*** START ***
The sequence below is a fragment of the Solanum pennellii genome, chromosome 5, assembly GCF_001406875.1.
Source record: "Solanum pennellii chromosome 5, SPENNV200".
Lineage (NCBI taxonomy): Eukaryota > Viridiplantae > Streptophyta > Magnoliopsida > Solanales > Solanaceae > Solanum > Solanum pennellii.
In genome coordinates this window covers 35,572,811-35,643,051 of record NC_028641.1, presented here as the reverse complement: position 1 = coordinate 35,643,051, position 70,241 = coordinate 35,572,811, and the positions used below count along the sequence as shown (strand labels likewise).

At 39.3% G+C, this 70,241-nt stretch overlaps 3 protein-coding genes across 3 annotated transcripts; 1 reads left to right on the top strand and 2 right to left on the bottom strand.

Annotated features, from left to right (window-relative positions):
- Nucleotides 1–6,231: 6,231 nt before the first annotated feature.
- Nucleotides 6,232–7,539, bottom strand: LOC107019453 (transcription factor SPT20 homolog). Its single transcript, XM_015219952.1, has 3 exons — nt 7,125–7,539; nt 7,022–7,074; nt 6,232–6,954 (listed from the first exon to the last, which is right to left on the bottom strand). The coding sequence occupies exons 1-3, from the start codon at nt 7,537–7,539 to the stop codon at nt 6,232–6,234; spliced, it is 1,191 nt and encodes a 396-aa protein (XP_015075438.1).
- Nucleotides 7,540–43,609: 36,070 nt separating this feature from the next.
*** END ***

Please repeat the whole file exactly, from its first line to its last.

The sequence below is a fragment of the Solanum pennellii genome, chromosome 5, assembly GCF_001406875.1.
Source record: "Solanum pennellii chromosome 5, SPENNV200".
Lineage (NCBI taxonomy): Eukaryota > Viridiplantae > Streptophyta > Magnoliopsida > Solanales > Solanaceae > Solanum > Solanum pennellii.
In genome coordinates this window covers 35,572,811-35,643,051 of record NC_028641.1, presented here as the reverse complement: position 1 = coordinate 35,643,051, position 70,241 = coordinate 35,572,811, and the positions used below count along the sequence as shown (strand labels likewise).

At 39.3% G+C, this 70,241-nt stretch overlaps 3 protein-coding genes across 3 annotated transcripts; 1 reads left to right on the top strand and 2 right to left on the bottom strand.

Annotated features, from left to right (window-relative positions):
- Nucleotides 1–6,231: 6,231 nt before the first annotated feature.
- Nucleotides 6,232–7,539, bottom strand: LOC107019453 (transcription factor SPT20 homolog). Its single transcript, XM_015219952.1, has 3 exons — nt 7,125–7,539; nt 7,022–7,074; nt 6,232–6,954 (listed from the first exon to the last, which is right to left on the bottom strand). The coding sequence occupies exons 1-3, from the start codon at nt 7,537–7,539 to the stop codon at nt 6,232–6,234; spliced, it is 1,191 nt and encodes a 396-aa protein (XP_015075438.1).
- Nucleotides 7,540–43,609: 36,070 nt separating this feature from the next.